Live from DMA06: The FTC Tightens Up ID Theft Rules

Oct 17, 2006 8:06 PM  By

(Direct) San Francisco–Identity theft? Ho-hum.

Woe to you, friend, if that’s your attitude. Data security may be dead in Congress this year, but the Federal Trade Commission is on the case, and that could mean trouble for lax companies.

“The FTC has stepped into the void,” said Emilio Ciividanes, a partner in Venable LLP. “And every proposal for comprehensive legislation has the FTC playing an important role.”

For one thing, the commission is now putting its finishing touches on its ID Theft Red Flags Rule, requiring that companies spot and address identity theft risks.

What would constitute a red flag? If there are multiple addresses for a credit-card holder, according to Joel Winston, associate director of the Privacy and Identity Protection division of the FTC’s Bureau of Consumer Protection, speaking at DMA06 in San Francisco.

And the FTC is aggressively pursuing companies for allowing security breaches to occur or for not having protections in place. And why not? It is getting 15,000-20,000 consumer messages a week through its Identity Theft Website and telephone number.

Winston argued that the commission pursues only the most serious cases and that it is not nitpicking. But he admitted that an FTC probe “is no fun.” Meanwhile, the lame-duck Congress has checked out.

“There’s not a large likelihood of action on any security breach bills,” said Jerry Cerasale, vice president of government affairs for the Direct Marketing Association.

One problem may be that there are too many bills. “There’s been an embarrassment of riches,” said Ciividanes. “Too many committees took too much of an interest. There’s been three bills in the Senate, four in the House, and some gridlock.” The only bill to make it in the House was a limited one protecting veterans.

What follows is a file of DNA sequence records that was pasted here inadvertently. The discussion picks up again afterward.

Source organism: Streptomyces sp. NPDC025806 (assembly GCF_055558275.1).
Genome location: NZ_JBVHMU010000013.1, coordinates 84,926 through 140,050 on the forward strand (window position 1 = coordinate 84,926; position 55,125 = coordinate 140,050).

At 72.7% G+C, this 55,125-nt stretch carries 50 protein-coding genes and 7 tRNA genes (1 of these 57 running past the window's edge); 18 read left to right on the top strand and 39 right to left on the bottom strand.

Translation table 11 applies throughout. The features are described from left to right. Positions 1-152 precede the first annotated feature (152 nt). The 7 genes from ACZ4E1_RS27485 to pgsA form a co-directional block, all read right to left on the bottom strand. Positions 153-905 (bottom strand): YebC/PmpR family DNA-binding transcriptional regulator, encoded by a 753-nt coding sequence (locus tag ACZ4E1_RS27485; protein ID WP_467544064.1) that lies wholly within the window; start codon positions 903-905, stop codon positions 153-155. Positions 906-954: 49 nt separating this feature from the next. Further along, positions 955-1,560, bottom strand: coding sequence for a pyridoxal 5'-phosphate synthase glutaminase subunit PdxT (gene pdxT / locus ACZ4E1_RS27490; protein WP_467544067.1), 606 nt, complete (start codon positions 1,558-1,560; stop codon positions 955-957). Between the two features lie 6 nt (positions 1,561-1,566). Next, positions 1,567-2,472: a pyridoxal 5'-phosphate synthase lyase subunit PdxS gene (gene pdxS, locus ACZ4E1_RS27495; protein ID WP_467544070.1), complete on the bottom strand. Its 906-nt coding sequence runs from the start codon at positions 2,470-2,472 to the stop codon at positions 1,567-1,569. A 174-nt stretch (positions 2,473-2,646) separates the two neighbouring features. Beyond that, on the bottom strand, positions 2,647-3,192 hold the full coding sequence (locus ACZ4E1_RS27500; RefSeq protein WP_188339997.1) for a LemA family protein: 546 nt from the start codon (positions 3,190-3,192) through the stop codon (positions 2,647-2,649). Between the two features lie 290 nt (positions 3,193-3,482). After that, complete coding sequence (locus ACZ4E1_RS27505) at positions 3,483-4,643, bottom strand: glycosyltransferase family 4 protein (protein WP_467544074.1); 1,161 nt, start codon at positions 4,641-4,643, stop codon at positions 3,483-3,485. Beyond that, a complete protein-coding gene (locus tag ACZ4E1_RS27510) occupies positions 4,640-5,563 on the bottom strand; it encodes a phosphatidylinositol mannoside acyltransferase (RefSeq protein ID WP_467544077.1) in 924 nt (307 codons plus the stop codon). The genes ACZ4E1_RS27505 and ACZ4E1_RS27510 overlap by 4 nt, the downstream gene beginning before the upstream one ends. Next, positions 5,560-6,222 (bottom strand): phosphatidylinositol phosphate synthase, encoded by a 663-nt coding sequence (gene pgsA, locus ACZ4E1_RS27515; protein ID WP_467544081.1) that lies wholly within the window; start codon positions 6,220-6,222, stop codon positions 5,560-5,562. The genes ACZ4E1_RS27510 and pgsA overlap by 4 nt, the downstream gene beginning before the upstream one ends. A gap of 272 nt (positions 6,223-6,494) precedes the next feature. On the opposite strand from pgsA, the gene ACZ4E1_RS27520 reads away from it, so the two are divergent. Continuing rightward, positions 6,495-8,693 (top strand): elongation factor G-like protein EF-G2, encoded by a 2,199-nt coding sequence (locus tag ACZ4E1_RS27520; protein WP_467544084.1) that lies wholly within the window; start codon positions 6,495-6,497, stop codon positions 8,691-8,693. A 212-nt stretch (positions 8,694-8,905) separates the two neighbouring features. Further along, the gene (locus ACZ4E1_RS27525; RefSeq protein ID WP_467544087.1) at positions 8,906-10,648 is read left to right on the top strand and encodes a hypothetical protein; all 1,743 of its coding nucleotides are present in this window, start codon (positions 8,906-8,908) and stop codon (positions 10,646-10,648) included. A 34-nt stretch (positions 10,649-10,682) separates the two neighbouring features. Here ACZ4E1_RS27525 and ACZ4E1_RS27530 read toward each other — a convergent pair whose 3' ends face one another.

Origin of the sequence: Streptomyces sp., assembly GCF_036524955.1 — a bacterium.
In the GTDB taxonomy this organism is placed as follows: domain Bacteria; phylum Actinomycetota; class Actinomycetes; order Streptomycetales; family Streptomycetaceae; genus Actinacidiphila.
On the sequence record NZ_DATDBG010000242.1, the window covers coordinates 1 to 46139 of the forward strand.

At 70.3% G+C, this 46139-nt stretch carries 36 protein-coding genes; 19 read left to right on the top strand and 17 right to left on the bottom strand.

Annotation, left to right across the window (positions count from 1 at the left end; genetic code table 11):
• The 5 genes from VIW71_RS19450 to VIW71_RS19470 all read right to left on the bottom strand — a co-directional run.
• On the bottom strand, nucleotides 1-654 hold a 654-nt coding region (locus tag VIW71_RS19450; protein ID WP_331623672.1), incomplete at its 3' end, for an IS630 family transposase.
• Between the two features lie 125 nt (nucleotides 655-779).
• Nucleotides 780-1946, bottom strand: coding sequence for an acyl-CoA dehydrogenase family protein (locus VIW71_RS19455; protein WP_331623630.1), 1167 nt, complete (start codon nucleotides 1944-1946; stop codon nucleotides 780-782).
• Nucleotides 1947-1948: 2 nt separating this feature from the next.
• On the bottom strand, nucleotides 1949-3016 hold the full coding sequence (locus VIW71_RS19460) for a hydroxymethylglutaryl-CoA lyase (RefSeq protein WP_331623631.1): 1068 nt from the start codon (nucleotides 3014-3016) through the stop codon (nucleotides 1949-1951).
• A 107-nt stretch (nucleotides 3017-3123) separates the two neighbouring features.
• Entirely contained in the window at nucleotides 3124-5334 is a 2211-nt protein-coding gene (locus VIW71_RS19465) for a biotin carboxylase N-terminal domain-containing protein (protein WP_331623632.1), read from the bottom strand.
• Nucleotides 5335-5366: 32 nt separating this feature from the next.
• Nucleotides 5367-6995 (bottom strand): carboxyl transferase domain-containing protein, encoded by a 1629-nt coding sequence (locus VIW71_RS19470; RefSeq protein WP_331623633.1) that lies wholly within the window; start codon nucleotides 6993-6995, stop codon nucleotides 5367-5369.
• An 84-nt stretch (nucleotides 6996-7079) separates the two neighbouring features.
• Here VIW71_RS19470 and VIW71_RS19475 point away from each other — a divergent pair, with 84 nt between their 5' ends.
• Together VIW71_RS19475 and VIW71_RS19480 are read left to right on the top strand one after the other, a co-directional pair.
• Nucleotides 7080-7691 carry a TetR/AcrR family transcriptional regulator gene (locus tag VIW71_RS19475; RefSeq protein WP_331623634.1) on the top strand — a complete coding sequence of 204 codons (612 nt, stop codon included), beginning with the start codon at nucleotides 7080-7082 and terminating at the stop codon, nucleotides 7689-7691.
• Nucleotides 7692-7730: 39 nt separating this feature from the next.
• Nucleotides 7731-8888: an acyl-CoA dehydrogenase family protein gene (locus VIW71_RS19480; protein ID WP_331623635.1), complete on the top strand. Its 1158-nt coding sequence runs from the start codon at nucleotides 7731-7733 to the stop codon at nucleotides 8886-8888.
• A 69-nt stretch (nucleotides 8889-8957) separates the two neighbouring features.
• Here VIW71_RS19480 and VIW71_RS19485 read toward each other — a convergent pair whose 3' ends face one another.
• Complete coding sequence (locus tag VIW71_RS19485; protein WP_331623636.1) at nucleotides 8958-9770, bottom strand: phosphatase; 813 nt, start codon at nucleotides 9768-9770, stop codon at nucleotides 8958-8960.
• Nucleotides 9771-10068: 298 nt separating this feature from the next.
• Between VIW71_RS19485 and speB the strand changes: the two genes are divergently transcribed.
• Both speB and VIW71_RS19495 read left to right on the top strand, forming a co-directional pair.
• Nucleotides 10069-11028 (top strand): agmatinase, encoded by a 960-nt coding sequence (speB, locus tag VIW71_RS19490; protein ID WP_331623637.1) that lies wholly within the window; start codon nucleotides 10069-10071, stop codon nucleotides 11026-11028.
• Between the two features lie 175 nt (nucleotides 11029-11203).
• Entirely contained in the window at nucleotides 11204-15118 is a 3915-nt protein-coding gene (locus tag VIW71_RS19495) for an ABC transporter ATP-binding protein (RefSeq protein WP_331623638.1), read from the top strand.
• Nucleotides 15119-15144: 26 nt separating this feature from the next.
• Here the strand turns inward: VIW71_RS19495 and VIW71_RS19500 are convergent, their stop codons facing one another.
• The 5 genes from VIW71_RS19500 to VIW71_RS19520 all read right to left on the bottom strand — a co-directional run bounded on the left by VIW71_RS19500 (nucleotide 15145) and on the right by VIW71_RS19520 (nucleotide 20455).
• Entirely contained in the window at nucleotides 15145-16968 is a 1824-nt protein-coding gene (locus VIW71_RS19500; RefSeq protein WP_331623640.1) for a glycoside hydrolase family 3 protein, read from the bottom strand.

But the states are busy passing laws, and most follow the California statute, requiring that firms notify consumers for every breach, Cerasale said on Sunday.

According to Winston, 34 states now have laws in this area, up from 20 last year. Among the most troublesome is North Dakota’s, which designates the name and address combined with the date of birth as sensitive information.

Moreover, the President’s Commission on Identity Theft is due to deliver its report to Bush on Nov. 6. It will make recommendations on security, criminal enforcement, legislation and education.

On the federal level, data security is already covered for some firms under Gramm-Leach Bliley Act. Under that, financial services firms must provide privacy notices to customers every year and give them the chance to opt out. It also requires that firms implement security in line with the FTC’s Safeguards Rule. It states that companies must develop a written security plan, scalable to the size of the business. They are also required to conduct risk assessment and monitor their service providers.

But this rule is “process oriented,” Winston said. “it doesn’t impose technical standards.”

However, every data security law introduced in Congress has imposed the Safeguards Rule standards on all businesses, Winston said. And the FTC urges companies to observe the spirit of the rule even if they are not covered by it.

Most cases brought by the FTC are for unfair and deceptive practices as defined by the Federal Trade Commission Act. If you state that personal information is secure, “you have to live up to that promise,” Winston said.

But cases against two retailers and two service vendors are based on the premise that a firm that fails to protect customer data is guilty of unfair practices. In one such case, thieves hacked into a retail database, resulting in “millions in unauthorized charges,” Winston said.

Most FTC investigations are about data practices, not actual breaches, he continued.

Much identity theft is due to things like dumpster diving or misuse of credit cards by family members or friends. But a portion is also due to corporate sloppiness, and to lack of awareness by firms of the data they are holding.

“It’s amazing to me that businesses have no idea of what information they’re collecting and why,” Winston said.